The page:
Restaurant News & Reviews

Bartenders at local restaurant to donate tips in honor of Anthony Bourdain

Celebrity chef Anthony Bourdain dead at 61

Bourdain achieved celebrity status after the publication in 2000 of his best-selling book "Kitchen Confidential: Adventures in the Culinary Underbelly." Bourdain went on to achieve widespread fame thanks to his CNN series "Parts Unknown."
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Bourdain achieved celebrity status after the publication in 2000 of his best-selling book "Kitchen Confidential: Adventures in the Culinary Underbelly." Bourdain went on to achieve widespread fame thanks to his CNN series "Parts Unknown."

Bartending staff from Kru Restaurant in Sacramento are donating their tips to suicide prevention in tribute to chef Anthony Bourdain.

On Fridays and Saturdays, tips given to Kru's bar staff from 10:30 p.m. to 2 a.m. during the restaurant's Ngo Reservations late-night service will be donated to the National Suicide Prevention Lifeline, according to a post on Kru's Facebook page.

The restaurant at 3135 Folsom Blvd. is also placing donation jars throughout the bar for people to give money directly, said Kimio Bazett, one of Kru's owners. He said Kru would then match all donations collected dollar for dollar.

The fundraiser is set to run through the end of June, but Bazett said it could end up being extended depending on how things go and if people keep giving.

Bourdain took his own life Friday in France, where he was filming for his CNN series "Parts Unknown."

"One of our inspirations behind Ngo Reservations was, of course, Anthony Bourdain," according to Kru's Facebook page. "While we are all still reeling from his loss, we want to do our part to raise awareness about mental health and suicide prevention."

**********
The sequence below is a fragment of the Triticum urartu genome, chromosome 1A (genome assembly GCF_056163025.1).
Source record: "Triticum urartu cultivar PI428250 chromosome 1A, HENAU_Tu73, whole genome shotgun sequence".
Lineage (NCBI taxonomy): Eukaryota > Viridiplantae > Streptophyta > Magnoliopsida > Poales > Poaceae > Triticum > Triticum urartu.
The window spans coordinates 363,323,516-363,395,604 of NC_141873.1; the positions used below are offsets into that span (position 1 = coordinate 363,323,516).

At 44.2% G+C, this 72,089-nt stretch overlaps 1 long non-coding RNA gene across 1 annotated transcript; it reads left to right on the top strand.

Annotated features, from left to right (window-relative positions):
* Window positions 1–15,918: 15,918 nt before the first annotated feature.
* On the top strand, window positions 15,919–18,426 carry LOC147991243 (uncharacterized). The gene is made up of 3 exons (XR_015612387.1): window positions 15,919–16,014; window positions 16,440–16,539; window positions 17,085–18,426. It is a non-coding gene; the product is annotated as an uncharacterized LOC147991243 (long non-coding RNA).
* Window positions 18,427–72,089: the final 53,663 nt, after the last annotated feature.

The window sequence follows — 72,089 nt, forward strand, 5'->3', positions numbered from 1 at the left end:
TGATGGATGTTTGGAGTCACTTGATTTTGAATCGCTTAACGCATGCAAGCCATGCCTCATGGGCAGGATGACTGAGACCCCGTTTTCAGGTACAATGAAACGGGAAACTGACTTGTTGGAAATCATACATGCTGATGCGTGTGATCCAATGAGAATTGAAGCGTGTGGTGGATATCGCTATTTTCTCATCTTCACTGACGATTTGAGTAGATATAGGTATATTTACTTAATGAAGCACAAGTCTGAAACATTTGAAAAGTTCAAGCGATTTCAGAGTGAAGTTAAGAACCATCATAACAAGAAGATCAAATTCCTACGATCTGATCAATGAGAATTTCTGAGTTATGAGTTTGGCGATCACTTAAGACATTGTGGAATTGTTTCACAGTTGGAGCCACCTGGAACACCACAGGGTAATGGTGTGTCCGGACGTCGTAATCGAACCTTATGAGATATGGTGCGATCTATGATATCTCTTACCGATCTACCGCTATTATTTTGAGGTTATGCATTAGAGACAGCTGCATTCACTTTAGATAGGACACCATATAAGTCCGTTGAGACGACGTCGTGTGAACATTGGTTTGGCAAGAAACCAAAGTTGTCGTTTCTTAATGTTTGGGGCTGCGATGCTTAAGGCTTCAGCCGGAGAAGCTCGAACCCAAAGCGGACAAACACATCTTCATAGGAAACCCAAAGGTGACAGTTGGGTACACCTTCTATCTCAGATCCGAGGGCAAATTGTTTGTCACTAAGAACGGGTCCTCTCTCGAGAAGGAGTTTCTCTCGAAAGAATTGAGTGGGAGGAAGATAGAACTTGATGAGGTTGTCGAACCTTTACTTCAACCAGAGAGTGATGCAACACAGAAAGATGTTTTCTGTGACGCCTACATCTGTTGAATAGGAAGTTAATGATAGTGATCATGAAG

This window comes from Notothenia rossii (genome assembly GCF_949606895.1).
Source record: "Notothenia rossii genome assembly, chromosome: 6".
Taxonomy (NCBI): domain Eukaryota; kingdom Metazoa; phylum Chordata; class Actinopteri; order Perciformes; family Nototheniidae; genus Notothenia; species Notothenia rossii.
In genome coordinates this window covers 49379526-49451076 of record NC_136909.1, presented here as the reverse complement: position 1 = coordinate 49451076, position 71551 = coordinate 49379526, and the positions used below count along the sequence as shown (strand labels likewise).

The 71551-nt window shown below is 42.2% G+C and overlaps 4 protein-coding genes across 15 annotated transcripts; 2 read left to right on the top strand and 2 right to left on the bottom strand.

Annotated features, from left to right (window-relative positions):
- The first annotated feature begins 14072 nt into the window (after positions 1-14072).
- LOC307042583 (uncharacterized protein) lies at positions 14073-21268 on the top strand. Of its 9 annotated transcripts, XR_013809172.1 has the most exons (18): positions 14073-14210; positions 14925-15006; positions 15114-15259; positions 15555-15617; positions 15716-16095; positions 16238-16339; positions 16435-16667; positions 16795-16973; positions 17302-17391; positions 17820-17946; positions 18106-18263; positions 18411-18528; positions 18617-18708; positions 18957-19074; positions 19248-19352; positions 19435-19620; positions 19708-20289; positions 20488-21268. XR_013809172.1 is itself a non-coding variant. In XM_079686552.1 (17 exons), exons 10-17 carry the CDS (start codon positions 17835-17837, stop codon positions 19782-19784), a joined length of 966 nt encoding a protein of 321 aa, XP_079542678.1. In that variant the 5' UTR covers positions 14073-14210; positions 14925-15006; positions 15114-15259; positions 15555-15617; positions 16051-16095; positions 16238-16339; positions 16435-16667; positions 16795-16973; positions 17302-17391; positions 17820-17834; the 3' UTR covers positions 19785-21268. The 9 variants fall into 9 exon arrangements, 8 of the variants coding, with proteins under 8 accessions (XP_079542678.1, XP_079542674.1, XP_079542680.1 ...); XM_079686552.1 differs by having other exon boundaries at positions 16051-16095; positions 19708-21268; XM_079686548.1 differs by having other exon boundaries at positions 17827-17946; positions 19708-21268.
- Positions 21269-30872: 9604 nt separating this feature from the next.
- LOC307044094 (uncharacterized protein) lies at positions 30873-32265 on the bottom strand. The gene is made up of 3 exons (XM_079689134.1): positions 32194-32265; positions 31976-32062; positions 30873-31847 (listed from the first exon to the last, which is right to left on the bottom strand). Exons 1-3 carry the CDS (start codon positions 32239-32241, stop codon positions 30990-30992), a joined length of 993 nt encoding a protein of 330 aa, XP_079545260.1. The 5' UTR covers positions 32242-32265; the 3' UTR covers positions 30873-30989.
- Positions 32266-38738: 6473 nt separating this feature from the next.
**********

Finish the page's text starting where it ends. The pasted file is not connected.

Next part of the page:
Bazett said the idea came from Kru's bar manager, Nick Amano-Dolan.

While he described Amano-Dolan as a kind and big-hearted person, Bazett said that this idea was still a big ask and went way above and beyond what was expected.

“In no way would I have guessed (Amano-Dolan) would be so generous and selfless,” Bazett said.

On Thursday night, Amano-Dolan said he had been talking with a few other restaurant managers about the state of mental health in the restaurant and bar industry. People in hospitality are always taking care of other people, he said, but they had talked about the need to find balance in their own lives, take care of themselves and set a good example for their employees.

So, Amano-Dolan said it was a strange thing to wake up the next morning and hear about losing someone like Bourdain.

Amano-Dolan said his goal is about keeping the conversation going. Amano-Dolan said the message has resonated among his colleagues — some local bartenders have volunteered to come in and work during the shifts where tips will be given as donations.

“It has been a beautiful thing so far,” Amano-Dolan said.

The reason why he thinks it has hit everyone so hard is because Bourdain was an "every man," who started from the bottom of the restaurant business and worked his way up, said Bazett. Bourdain also wasn't afraid to talk about his struggles with drug addiction or the ups and downs of his life.

“A lot of people can relate to that," said Bazett. "Myself included."

Correction: This story has been updated with the correct address for Kru.

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